diff command

Difference or diff command makes a comparative analysis of content inside two files. Once the command analyzes the contents of the files, it highlights the lines that are not the right match. You can use the diff command to make changes in programs rather than rewrite the source code.

head command

The head command is useful to check out the first lines of a text file. The default command prompt will show you the ten first lines but users have the freedom to decrease this number. You can also use the–n argument with the head command to see the lines in a text file.

tail command

As the title suggests, the tail command highlights the last rather than the first 10 lines in a text file. You can use the –n argument with the tail command to find the lines inside a text file.

chmode command

Another popular Linux command is chmode that users can use to alter the executable, read, and write permissions of directories and files. In most cases, advanced users take advantage of this command to execute, read, and write permissions accurately.
tar command
The tar is another common Linux command to archive various files into a tarball. It is a famous file format in Linux to zip files and comes with optional compression options. Just like chmode, it is also a complex command and comes with many functions. You can use this command to include new files into a current archive, extract the archived content, and list the archived content.

kill command

Kill command is one of the last responses for users when a program becomes unresponsive. You can use the kill command to terminate the program manually. The command sends a particular signal to the program and initiates the self-termination protocol. SIGTERM and SIGKILL are the two most used signals but there are 64 signals in total.
jobs command
The jobs command makes all existing jobs and their statuses visible. Technically, a job command is a process that boils down to the start of the shell.

wget command

It is another useful and unique Linux command that makes it easier to download any type of file from the internet. Once you type the wget command, you will get the download link menu.

ping command

Ping command is used to check the server status and its connectivity. Once you enter the command ping, the system will check if you can connect to Google and measures the overall response time.

history command

Long-time Linux users know that you can execute hundreds of different commands each day. The history command is useful when you want to take a closer look at all your previously entered commands.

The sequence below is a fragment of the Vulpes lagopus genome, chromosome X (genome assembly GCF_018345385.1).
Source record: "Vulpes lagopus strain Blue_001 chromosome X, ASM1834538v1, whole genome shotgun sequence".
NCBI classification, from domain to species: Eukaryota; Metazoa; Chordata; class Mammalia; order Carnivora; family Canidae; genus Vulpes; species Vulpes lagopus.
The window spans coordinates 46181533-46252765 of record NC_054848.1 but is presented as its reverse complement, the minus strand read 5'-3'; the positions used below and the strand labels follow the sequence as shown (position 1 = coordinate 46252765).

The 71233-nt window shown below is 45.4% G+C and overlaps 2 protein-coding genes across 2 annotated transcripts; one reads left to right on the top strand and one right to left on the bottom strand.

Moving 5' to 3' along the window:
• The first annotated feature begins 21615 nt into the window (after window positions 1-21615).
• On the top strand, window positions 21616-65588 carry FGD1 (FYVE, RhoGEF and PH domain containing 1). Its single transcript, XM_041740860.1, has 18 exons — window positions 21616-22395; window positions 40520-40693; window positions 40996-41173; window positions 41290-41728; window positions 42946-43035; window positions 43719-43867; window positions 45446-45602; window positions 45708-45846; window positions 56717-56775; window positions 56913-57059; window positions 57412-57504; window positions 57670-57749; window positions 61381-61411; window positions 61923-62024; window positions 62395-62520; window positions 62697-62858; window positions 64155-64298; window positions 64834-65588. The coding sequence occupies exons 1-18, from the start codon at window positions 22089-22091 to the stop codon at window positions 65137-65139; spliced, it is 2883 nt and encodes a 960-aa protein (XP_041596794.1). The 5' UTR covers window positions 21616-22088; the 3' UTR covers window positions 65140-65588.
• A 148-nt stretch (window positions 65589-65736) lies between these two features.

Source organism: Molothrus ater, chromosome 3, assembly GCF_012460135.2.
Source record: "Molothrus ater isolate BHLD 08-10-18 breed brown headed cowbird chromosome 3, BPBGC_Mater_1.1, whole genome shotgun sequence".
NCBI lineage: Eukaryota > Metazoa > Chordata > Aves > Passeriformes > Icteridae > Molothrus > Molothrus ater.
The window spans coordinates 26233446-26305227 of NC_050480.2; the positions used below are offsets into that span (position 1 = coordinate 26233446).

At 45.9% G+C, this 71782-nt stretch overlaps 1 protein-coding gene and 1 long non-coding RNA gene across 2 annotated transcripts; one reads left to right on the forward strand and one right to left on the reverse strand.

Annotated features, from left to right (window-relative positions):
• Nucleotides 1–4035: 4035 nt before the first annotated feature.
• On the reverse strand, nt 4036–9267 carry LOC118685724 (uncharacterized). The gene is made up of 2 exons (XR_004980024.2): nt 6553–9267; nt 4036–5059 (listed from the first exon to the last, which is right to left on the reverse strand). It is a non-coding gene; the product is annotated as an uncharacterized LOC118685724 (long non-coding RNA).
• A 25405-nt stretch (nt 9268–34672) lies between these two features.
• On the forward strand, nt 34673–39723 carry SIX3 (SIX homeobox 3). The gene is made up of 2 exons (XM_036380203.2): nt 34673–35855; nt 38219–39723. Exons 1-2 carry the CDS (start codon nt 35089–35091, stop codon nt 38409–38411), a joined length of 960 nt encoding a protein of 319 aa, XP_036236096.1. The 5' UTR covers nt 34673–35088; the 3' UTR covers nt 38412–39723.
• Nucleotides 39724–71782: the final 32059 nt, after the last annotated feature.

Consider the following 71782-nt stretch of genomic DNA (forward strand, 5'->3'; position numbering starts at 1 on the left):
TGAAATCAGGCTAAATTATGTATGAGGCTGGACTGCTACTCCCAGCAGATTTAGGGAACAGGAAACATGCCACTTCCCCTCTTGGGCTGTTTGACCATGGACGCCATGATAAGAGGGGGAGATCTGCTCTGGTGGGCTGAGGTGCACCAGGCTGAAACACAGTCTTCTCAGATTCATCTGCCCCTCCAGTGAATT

top command

The top command lists all the running processes and CPU usage. It’s the equivalent of Window’s Task Manager. You can use this command to track used system resources and spot processes that are taking up a lot of resources and need termination.

man command

There are certain commands in Linux that still befuddle users. But you can use this command from Linux’s shell to learn more use cases. For example, you can type man tail to see the manual instruction of that tail command.

hostname command

The hostname command is useful to check the name of your network or host. You can also type –i along with hostname to check the IP address of a network.

echo command

The echo command allows users to move around data into a single file. For instance, you can type echo before the new text into filename.txt.
zip and unzip commands
The use of zip command is common t compress files into an archived zip. Conversely, users can initiate unzip command in order to extract the archived zipped files.

uname command

This command represents the shortcut for Unix title and prints out comprehensive information about the installed Linux system. It highlights information like the operating system, the machine name, and the kernel.

Author Bio

Angelo has been involved in the creative IT world for over 20 years. He built his first website back in 1998 using Dreamweaver, Flash and Photoshop. He expanded his knowledge and expertise by learning a wider range of programming skills, such as HTML/CSS, Flash ActionScript and XML.

Angelo completed formal training with the CIW (Certified Internet Webmasters) program in Sydney Australia, learning the core fundamentals of computer networking and how it relates to the infrastructure of the world wide web.

Apart from running Sunlight Media, Angelo enjoys writing informative content related to web & app development, digital marketing and other tech related topics.


  • Joco Wa February 6, 2020 at 5:27 pm

    Please add how to exit from places where you are stuck!

  • Accomplishify August 8, 2021 at 7:21 am

    I am very happy to see this post because it really a nice post. Thanks

Post a Comment

Comments are moderated. Your email is kept private. Required fields are marked *

© 2021 Sunlight Media LLC | 811 W 7th St. Level 12, Los Angeles CA, 90017 | 323.868.3581